New artists must be entrepreneurs, too

Steve Bushong

In a space reminiscent of a shoebox, yet large enough to accommodate people and sculpture, is the Heights Arts Gallery.

The contemporary space is nearly hidden among the quaint brick-faced buildings of trendy Lee Road in Cleveland Heights.

Recently, Kent State graduate Kortney Niewierski exhibited her work at the gallery. Her artwork, sculpture based on attractive and repulsive human forms and medical anomalies, stood out against the white-washed gallery walls.

The show, named “New Artists in the Mix Machine,” was designed to limelight the work of new artists from the Cleveland area.

For Niewierski, it was an opportunity to be seen.

“If you want to make it as an artist, people have to see your work,” Niewierski said in an e-mail. “You have to keep applying, and eventually you will get something.”

She said usually one opportunity leads to the next, though there are a lot of rejections along the way.

“A professor once told me that if you aren’t getting rejections in the mail all the time, you aren’t applying for enough shows,” Niewierski wrote.

Scott Sherer, Kent State art professor and guest curator of “New Artists in the Mix Machine,” said artists today have to be like entrepreneurs.

“They have to enter galleries. They have to get the buzz going about themselves,” Sherer said.

Kent State offers a course called “Professional Practices,” where students learn techniques useful to the professional artist, such as how to prepare art show applications, make resumes and take photographs of their art.

However, regardless of how ambitious an artist may be, art is not always the easiest field to do well in, Sherer said. Many artists also have side jobs.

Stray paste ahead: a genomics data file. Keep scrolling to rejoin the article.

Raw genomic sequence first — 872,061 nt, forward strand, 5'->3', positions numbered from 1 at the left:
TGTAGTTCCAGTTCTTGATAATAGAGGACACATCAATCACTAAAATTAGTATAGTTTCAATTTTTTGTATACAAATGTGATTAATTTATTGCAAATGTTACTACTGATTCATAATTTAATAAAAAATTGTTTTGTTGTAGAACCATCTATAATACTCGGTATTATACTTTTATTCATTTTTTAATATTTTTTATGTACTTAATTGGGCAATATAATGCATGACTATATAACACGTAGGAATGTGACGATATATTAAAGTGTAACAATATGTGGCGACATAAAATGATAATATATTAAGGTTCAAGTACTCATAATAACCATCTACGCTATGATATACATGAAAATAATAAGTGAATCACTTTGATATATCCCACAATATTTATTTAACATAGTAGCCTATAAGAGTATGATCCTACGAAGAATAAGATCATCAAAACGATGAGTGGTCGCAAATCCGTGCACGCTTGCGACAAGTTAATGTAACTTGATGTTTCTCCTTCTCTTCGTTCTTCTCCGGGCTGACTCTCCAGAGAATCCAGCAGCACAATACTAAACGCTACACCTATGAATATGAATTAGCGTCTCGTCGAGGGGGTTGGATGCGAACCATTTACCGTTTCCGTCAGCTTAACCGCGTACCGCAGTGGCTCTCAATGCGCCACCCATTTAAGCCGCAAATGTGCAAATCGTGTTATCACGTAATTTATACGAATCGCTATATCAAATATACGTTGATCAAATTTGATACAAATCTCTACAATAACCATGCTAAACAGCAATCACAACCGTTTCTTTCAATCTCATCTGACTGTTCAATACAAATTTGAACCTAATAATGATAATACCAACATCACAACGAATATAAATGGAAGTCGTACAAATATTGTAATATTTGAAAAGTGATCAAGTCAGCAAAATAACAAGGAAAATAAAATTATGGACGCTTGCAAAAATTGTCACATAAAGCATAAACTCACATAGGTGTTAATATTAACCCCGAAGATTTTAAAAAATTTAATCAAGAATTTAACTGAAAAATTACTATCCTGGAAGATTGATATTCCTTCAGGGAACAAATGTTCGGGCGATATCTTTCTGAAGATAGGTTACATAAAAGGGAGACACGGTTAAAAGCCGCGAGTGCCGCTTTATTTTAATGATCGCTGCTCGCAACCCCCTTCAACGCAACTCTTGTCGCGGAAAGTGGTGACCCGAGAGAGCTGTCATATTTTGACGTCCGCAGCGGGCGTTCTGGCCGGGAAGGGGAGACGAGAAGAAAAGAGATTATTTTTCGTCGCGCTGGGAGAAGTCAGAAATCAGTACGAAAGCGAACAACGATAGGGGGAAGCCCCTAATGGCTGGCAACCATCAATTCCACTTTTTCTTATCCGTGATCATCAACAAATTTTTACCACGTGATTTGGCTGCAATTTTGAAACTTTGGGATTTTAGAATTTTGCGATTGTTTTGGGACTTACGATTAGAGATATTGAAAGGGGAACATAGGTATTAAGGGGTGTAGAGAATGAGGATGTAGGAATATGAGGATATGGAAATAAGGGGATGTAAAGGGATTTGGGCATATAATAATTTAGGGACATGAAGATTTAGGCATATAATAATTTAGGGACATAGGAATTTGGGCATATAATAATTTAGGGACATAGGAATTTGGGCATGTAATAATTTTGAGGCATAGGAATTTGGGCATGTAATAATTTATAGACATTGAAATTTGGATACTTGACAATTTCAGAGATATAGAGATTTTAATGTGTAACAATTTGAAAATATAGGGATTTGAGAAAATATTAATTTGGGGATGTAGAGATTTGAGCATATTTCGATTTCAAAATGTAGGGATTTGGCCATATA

According to the Department of Labor Web site, many artists – such as those involved with sculpture, paintings and other forms of fine art – have additional jobs as art teachers, museum curators, art critics or in jobs unrelated to art.

The Web site also said 63 percent of artists are self-employed.

“You have to be prepared to work hard at something you may not enjoy in order to get the funds to keep making art,” Niewierski said, adding that many opportunities exist for artists – they just need to be found.

Sherer said artists need to persevere and not worry about money.

“People should pursue their dreams, not get sidetracked by the capitalist structures in the world,” he said.

Currently, Niewierski is preparing for an adjunct teaching position at Kent State this fall in sculpture. In the coming years, she’d like to be a full-time professor, she said.

Meanwhile, Niewierski is creating art for upcoming exhibitions.

“Everyone has to start somewhere,” she said in the e-mail.

Contact general assignment reporter Steve Bushong at [email protected].